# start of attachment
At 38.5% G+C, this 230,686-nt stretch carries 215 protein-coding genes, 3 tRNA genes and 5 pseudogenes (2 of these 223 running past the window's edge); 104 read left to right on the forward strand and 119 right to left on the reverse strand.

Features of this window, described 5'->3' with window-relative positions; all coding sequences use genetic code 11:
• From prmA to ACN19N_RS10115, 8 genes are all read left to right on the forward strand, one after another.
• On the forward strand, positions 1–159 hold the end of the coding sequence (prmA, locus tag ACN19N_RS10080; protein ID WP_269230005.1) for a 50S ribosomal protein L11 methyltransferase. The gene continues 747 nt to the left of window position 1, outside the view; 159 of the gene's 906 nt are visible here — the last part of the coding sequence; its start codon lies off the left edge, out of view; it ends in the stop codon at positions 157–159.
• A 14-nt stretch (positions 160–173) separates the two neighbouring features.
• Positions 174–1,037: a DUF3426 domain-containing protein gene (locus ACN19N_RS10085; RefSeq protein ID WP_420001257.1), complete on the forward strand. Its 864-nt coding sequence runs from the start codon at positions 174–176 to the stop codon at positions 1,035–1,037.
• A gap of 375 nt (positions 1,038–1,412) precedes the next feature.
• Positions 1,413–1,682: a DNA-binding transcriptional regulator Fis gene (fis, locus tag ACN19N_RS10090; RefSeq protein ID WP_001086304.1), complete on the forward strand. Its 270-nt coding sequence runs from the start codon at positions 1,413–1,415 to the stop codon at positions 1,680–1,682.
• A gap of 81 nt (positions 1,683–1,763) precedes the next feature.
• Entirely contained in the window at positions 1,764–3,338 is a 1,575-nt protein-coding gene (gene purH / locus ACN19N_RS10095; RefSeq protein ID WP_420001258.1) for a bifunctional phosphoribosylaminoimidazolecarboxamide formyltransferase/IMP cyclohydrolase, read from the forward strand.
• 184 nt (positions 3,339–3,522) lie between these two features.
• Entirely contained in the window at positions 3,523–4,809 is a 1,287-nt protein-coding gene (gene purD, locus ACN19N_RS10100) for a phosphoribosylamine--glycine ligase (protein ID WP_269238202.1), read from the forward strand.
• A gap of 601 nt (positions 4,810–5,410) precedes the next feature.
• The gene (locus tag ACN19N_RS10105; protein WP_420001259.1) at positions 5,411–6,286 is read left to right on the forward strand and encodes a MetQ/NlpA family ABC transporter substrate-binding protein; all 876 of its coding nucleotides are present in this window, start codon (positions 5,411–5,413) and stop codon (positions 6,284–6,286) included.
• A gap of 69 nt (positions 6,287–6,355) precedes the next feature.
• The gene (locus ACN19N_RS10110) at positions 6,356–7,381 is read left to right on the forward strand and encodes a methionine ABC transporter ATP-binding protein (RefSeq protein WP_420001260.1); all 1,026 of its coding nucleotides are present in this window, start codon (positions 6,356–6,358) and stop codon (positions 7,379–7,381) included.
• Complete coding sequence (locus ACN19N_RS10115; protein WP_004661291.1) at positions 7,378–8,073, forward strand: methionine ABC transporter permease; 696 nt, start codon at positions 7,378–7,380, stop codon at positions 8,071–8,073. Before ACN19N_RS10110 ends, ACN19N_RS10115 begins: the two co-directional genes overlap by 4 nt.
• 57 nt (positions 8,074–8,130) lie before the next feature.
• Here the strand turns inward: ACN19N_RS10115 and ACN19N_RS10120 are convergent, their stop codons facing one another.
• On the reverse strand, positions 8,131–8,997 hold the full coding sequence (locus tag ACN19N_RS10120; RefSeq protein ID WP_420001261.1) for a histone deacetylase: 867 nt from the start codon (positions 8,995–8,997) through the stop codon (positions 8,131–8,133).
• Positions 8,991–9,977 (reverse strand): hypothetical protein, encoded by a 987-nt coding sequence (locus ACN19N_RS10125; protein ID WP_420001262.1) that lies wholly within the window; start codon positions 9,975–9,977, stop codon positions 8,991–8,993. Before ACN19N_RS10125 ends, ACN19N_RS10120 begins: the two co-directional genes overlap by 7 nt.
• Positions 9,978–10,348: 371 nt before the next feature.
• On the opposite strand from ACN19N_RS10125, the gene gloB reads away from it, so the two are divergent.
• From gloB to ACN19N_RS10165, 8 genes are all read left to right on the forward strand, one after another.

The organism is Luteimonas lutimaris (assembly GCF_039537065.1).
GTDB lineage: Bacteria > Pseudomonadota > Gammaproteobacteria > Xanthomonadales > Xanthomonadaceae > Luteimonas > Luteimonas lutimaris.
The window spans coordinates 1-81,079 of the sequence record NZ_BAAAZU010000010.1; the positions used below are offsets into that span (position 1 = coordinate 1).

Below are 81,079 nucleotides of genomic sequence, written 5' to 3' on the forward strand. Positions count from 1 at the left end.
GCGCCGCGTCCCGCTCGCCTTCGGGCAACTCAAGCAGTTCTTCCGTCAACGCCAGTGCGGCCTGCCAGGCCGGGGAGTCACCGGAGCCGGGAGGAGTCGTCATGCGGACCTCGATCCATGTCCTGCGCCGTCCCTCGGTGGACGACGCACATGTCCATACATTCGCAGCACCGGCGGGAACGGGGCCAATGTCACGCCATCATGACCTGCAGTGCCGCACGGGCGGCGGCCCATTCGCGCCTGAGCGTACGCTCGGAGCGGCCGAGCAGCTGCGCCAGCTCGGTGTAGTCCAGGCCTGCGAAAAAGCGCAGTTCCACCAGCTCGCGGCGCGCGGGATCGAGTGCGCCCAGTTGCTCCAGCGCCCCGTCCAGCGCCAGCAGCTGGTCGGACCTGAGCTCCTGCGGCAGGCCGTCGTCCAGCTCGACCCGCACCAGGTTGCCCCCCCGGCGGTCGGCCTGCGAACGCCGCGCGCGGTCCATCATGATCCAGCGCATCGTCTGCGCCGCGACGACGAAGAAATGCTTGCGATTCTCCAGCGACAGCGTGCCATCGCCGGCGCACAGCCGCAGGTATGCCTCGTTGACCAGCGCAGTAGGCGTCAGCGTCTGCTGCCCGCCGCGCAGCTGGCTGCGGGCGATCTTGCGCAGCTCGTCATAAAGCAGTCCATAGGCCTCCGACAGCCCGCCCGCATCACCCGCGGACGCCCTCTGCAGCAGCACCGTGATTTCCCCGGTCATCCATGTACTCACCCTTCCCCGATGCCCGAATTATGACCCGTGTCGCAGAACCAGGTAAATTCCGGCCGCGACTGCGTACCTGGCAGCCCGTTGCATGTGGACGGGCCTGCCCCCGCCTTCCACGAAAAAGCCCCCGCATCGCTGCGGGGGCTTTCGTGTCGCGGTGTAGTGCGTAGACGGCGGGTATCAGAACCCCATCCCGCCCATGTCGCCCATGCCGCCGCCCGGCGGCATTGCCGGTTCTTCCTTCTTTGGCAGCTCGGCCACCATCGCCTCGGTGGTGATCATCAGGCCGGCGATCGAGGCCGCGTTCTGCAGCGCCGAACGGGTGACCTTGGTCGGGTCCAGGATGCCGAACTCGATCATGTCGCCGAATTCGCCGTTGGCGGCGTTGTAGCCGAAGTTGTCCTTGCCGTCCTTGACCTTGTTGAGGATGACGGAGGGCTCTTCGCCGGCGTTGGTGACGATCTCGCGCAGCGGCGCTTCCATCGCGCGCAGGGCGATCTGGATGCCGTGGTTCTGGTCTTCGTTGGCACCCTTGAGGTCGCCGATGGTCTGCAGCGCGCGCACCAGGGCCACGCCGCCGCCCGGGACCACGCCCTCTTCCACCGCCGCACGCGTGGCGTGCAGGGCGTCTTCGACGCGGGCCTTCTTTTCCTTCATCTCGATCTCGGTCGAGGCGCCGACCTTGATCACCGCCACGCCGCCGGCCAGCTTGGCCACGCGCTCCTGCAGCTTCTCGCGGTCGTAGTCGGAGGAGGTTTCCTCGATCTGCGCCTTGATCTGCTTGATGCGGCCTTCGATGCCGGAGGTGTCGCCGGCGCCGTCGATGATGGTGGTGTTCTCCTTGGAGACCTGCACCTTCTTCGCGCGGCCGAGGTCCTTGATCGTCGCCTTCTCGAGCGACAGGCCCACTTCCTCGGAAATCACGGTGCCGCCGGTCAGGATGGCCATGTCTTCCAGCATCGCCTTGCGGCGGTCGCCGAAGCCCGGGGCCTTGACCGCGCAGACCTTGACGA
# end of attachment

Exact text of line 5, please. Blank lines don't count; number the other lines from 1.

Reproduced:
• A 14-nt stretch (positions 160–173) separates the two neighbouring features.